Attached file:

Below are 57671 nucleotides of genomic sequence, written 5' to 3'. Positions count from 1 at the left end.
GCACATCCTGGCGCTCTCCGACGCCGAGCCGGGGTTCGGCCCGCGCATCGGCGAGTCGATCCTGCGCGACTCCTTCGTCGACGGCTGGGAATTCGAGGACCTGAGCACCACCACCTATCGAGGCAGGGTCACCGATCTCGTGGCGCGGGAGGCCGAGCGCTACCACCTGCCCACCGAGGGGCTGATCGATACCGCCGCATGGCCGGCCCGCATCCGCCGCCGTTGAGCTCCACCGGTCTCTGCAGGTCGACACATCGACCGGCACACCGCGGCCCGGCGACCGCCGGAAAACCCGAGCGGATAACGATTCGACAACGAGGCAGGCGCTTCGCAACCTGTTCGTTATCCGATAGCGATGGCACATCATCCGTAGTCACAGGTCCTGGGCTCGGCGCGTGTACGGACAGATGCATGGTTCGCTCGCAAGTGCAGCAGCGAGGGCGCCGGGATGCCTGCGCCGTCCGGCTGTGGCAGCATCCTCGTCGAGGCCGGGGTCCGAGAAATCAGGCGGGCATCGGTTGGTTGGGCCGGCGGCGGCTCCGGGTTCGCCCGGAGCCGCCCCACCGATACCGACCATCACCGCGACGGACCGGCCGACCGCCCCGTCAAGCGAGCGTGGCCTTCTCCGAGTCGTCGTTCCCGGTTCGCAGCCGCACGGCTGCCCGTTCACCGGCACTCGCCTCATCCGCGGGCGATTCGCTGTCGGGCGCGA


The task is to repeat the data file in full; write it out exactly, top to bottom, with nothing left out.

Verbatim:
Below are 57671 nucleotides of genomic sequence, written 5' to 3'. Positions count from 1 at the left end.
GCACATCCTGGCGCTCTCCGACGCCGAGCCGGGGTTCGGCCCGCGCATCGGCGAGTCGATCCTGCGCGACTCCTTCGTCGACGGCTGGGAATTCGAGGACCTGAGCACCACCACCTATCGAGGCAGGGTCACCGATCTCGTGGCGCGGGAGGCCGAGCGCTACCACCTGCCCACCGAGGGGCTGATCGATACCGCCGCATGGCCGGCCCGCATCCGCCGCCGTTGAGCTCCACCGGTCTCTGCAGGTCGACACATCGACCGGCACACCGCGGCCCGGCGACCGCCGGAAAACCCGAGCGGATAACGATTCGACAACGAGGCAGGCGCTTCGCAACCTGTTCGTTATCCGATAGCGATGGCACATCATCCGTAGTCACAGGTCCTGGGCTCGGCGCGTGTACGGACAGATGCATGGTTCGCTCGCAAGTGCAGCAGCGAGGGCGCCGGGATGCCTGCGCCGTCCGGCTGTGGCAGCATCCTCGTCGAGGCCGGGGTCCGAGAAATCAGGCGGGCATCGGTTGGTTGGGCCGGCGGCGGCTCCGGGTTCGCCCGGAGCCGCCCCACCGATACCGACCATCACCGCGACGGACCGGCCGACCGCCCCGTCAAGCGAGCGTGGCCTTCTCCGAGTCGTCGTTCCCGGTTCGCAGCCGCACGGCTGCCCGTTCACCGGCACTCGCCTCATCCGCGGGCGATTCGCTGTCGGGCGCGA